Action Cancer

Action Cancer Celebrates First Anniversary of Skin Cancer Detection Service

Over 100 skin cancers detected throughout Northern Ireland.

Action Cancer’s Skin Cancer Detection Service was launched a year ago and is delivered by a highly qualified and experienced nursing specialist team.

The charity’s Skin Cancer Detection Service supplements the service available in most GP practices in Northern Ireland, increasing choice and accessibility. 

Action Cancer’s service is for people concerned about a new or changing skin lesion and offers a two-stage process. Concerned members of the public, who meet the service eligibility criteria, are offered in the first instance a virtual assessment with a Skin Cancer Specialist Nurse.

If the Specialist Nurse feels that further assessment is needed, then a face-to-face appointment is offered on board an upcoming visit by the charity’s mobile unit, the Big Bus (supported by SuperValu and Centra), which visits all five HSC Trust areas across Northern Ireland twice every four weeks or at Action Cancer House in Belfast.

Following the face-to-face appointment the charity then has the ability, using the Department of Health dermatology photo triage referral pathway, to refer the individual directly to secondary care for further assessment.

Over the last 12 months, the charity’s two Skin Cancer Specialist Nurses, Iona McCormack and Roisin Hill, have carried out a total of 2269 Consultations which includes 1381 Virtual Consultations and 888 Skin Lesion Assessments.

131 red flag and urgent referrals were sent to Dermatology via E Triage and, in the last year, Iona and Rosin have detected over 100 skin cancers.

In addition, the nurses have delivered education sessions on skin cancer prevention and detection with Farm Families and at the Balmoral Show.

Iona McCormack, who has over 30 years’ experience in Dermatology and heads up the new service at Action Cancer, said:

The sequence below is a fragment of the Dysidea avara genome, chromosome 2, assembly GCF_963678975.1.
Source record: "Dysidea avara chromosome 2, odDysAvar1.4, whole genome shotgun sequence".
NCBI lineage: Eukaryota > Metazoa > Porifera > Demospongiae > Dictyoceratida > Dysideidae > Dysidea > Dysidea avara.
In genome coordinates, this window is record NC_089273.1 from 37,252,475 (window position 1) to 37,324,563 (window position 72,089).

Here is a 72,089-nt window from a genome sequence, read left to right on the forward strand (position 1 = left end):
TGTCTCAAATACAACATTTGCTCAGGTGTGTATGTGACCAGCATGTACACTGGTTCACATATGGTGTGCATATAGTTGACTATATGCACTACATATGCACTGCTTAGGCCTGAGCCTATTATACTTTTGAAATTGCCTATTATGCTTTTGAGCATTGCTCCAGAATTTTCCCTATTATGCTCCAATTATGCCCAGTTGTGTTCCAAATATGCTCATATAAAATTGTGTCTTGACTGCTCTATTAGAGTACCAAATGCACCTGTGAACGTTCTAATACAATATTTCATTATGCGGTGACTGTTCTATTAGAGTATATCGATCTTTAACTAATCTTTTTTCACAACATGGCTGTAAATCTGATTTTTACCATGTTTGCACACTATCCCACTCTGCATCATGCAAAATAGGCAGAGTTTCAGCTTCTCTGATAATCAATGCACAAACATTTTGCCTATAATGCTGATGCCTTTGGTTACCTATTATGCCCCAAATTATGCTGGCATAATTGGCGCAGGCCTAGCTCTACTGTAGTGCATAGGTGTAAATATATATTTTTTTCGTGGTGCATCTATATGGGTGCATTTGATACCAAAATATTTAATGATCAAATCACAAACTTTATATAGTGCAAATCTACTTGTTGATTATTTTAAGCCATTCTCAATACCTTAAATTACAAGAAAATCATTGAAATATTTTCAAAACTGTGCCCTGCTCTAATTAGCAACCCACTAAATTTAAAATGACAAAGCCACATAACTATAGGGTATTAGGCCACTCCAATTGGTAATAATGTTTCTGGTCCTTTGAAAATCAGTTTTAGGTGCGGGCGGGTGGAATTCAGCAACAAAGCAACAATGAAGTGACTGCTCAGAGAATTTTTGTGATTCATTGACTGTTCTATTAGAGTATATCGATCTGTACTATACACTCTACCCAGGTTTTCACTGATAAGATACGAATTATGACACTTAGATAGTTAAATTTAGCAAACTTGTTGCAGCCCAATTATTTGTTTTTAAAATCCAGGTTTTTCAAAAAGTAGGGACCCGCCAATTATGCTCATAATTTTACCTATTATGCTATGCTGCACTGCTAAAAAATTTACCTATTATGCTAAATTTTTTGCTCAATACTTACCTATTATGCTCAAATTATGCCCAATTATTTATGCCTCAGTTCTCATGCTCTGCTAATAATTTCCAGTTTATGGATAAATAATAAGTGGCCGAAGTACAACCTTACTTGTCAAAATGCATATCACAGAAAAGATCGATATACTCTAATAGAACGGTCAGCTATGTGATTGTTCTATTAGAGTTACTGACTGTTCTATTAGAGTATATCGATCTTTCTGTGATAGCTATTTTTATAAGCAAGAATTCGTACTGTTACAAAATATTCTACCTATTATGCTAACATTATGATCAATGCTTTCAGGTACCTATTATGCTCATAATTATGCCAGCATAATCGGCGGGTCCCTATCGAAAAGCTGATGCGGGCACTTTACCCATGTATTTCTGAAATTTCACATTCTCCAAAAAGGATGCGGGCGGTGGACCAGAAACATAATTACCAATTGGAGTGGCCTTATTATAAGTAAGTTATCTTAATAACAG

“The majority of people in Northern Ireland have pale skin that tends to freckle and burn easily. Episodes of sun burning and tanning will increase your risk of skin cancer.

“Unfortunately, in Northern Ireland we have high usage of sunbeds and, with the introduction of low-cost airlines, trips abroad to Europe and beyond are more accessible.

“Since our official launch in April 2023, we have detected many skin cancers. However, we have also had the opportunity to reassure Patients with benign skin lesions. Our aim is to detect skin cancer as early as possible and create an awareness of skin cancer prevention, and signs and symptoms of the most commonly occurring skin cancers. Be vigilant and check your skin for any changes and if you are concerned, please do get in touch with us.”

45-year-old Pharmacist, Lyn Stevenson and mum of two from East Belfast, added: “I believe that Action Cancer’s Skin Cancer Detection Service saved my life. I’d like to encourage anyone who is concerned about a mole or lesion on their skin, not to ignore it, but to go and get it checked out. The nurses are so experienced and professional and I couldn’t recommend the service at Action Cancer more highly.”

To mark Sun Awareness Week (3rd - 9th May), the charity has released appointments for the skin service.

If you are over the age of 18 and are concerned about a changing mole or lesion anywhere on your skin, please visit to see if you meet the eligibility criteria to book a virtual assessment.

Remember - Prevention is better than cure.

  • Use a minimum of factor 30 sunscreen - and plenty of it.
  • Apply sunscreen 30 minutes before going outside and reapply every two hours.
  • Wear sunscreen March to October (even on cloudy days).
  • Apply sunscreen to all exposed skin - including neck, ears and head.
  • Wear a wide brimmed hat, sunglasses and protective clothing.
  • Seek the shade.
  • Take particular care if have fair skin, moles or freckles, red or fair hair, or light-coloured eyes.
  • Avoid burning and tanning as both will increase your risk of skin cancer.

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Last updated 1 month 3 weeks ago